Lille Introduction Walking Tour (Self Guided), Lille

Here is the legend of Lille. In 620 AD Salvaert, Prince of Dijon, was passing through Flanders with his pregnant wife, Ermengaert. Phinaert The Giant, a local lord, killed Salvaert. Ermengaert escaped. Years later her son, Lyderic, easily found the Giant and killed him. Lyderic took the Giant's lands and founded the city of Lille in 640 AD.

Vikings, Normans, Magyars and local princes overran the area from 830 to 910. The Burgundians, Holy Roman Emperor Charles V, Philip II of Spain, and the Hapsburgs all had their shot until 1668. In 1668 Louis XIV of France captured the city and Lille became French.

Lille is in two parts. The Old City and the more modern Greater Lille, outside the line of the ancient fortifications. Louis had some fortifications demolished along with the old Gate of the Sick and erected the Gate of Paris in their stead.

The Old City is the historic center of Lille. There are cobblestone streets lined with Baroque and Flemish bourgeois houses. Many streets and areas are pedestrianized. The place to begin the walking tour is the Gate of Paris (Porte de Paris).

There is much to see and explore: Museum of Fine Arts, Old Stock Exchange, Lille Cathedral, City Hall, Hospice Comtesse Museum. At the end of the Liberty Boulevard stands the Citadel, a star-shaped fortress that has protected France well into the 20th century.

By the grace of Eurostar and the TGV, Lille is within easy reach of London, Paris or Brussels. It can be done in a weekend. An unforgettable weekend.
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Lille Introduction Walking Tour Map

Guide Name: Lille Introduction Walking Tour
Guide Location: France » Lille (See other walking tours in Lille)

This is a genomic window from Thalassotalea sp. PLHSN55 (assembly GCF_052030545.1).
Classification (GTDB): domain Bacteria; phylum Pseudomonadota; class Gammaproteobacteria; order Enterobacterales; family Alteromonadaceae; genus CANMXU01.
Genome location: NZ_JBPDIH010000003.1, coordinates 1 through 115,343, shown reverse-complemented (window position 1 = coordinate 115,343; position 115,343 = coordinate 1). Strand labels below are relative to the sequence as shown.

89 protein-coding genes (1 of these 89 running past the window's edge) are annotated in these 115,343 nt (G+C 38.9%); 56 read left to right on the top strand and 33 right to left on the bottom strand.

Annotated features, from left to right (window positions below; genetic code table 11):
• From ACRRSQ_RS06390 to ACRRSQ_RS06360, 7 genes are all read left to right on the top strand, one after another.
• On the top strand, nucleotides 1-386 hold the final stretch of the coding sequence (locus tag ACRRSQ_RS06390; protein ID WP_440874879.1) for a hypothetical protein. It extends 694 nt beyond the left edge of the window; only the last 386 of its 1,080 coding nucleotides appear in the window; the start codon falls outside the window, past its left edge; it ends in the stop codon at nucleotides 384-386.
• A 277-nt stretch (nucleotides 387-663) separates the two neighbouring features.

Guide Type: Self-guided Walking Tour (Sightseeing)
# of Attractions: 12
Tour Duration: 2 Hour(s)
Travel Distance: 4.0 Km or 2.5 Miles
Author: rose
Sight(s) Featured in This Guide:
  • Porte de Paris (Paris Gate)
  • Beffroi de l'Hôtel de ville de Lille (Belfry of Lille Town Hall Belfry)
  • Palais des Beaux-Arts (Palace of Fine Arts)
  • rue de Béthune (Bethune Street)
  • Vieille Bourse (Old Stock Exchange)
  • Grande Place (Main Square)
  • Librairie Furet du Nord (Ferrets of the North Bookstore)
  • Lille Cathedral
  • Hospice Comtesse Museum
  • Place aux Oignons (Onions Square)
  • Église Sainte-Catherine (St. Catherine Church)
  • Citadel of Lille
1
Porte de Paris (Paris Gate)

1) Porte de Paris (Paris Gate)

Louis XIV of France thought the dowry of his bride, Maria Theresa of Austria, wasn't paid. And furthermore, bits of Flanders controlled by Spain should be his. The result was the War of Devolution and the siege of Lille in 1668. Louis attacked, and in 18 days the city was his.

Louis entered the city in triumph. He paraded through the Gate of the Sick (Porte des Malades), and received the keys of the city from the Magistrate. Louis had plans for Lille and the Gate of the Sick.

Louis quickly commissioned architect Simon Vollant to build the Paris Gate. It was finished in 1692, a monument to Louis and the annexing of Lille. The Paris Gate was erected in front of a guardhouse built on the site of the Gate of the Sick. In 1860 the guardhouse was demolished along with the city fortifications.

In 1895 the Paris Gate was redeveloped by architect Louis-Marie Cordonnier. Monsieur Cordonnier created a facade on the city side and renovated the surrounding Simon-Vollant Square. The result is two different facades.

The Paris Gate is an Arch of Triumph. On top two angels proclaim the victory of Louis XIV. On the left is a sculpture of Mars, god of war. On the right, Hercules stands, a symbol of strength. Allegorical figures of "Fame" and "Victory" make ready to crown the King. A draw bridge at ground level leads to a vaulted hall that opens to the city.
2
Beffroi de l'Hôtel de ville de Lille (Belfry of Lille Town Hall Belfry)

2) Beffroi de l'Hôtel de ville de Lille (Belfry of Lille Town Hall Belfry) (must see)